There was a time, five hundred years ago, when science was regarded as an art, and art as a science. And in the contest between the senses, the ear, through which we had previously received all knowledge and the word of God, was conquered by the eye, which would henceforth be king. A new breed of painters aimed to reconcile the world of the senses with that of the mind, and their goal was to conceal themselves in the details and vanish away, like God. A new way of perceiving was born.
Anita Albus describes the birth and evolution of trompe-l'oeil painting in oils in the fifteenth, sixteenth, and seventeenth centuries, focusing her attention on works by northern European artists—both major and minor. As a scholar, she stands in the tradition of Panofsky; as a painter, she is able to see things others have not yet perceived; as a storyteller, she skillfully describes abstract notions in a vivid and exciting way. Like the multilayered technique of the Old Masters, her method assumes an ability to distinguish between the different levels, as well as a talent for synthesizing them.
The first part of the book is devoted to the visibility of the invisible in the art of Jan van Eyck—his visual effects, perspective, artistic technique, and philosophy. The second and third parts are taken up with descriptions of the genres of "forest landscape," "still life," and "forest floor." In the midst of butterflies, bumblebees, and dragonflies, Vladimir Nabokov emerges as final witness to the survival in literature of all that was condemned to vanish from the fine arts. After a glimpse into the continuing presence of the past and some conjectures as to the future, the book's final part throws fresh light on the colored grains of the hand-ground pigments that were lost when artists' materials began to be commercially manufactured in the nineteenth century.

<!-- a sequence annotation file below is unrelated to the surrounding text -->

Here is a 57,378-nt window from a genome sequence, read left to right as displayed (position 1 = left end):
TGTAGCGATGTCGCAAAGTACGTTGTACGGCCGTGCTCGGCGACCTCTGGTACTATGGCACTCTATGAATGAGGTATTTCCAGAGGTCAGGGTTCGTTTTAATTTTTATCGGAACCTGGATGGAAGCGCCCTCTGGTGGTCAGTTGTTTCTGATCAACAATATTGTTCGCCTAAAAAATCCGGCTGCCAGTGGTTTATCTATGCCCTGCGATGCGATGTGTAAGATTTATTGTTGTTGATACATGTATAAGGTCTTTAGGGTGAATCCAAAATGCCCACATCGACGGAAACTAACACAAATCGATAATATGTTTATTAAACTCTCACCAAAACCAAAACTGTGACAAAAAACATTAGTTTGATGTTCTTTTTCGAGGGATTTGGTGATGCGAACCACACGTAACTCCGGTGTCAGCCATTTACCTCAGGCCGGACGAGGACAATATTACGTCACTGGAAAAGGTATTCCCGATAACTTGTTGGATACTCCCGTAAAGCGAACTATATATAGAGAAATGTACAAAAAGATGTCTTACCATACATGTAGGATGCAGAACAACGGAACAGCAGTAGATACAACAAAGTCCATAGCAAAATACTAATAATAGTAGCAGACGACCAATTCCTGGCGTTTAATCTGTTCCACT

The Art of Arts is thus both a dazzling cultural history and the story of two explosive inventions: the so-called third dimension of space through perspective, and the shockingly vivid colors of revolutionary oil paints. Albus makes abundantly clear how, taken together, these breakthroughs not only created a new art, but altered forever our perception of the world.
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Published December 12, 2000
History, Arts & Photography.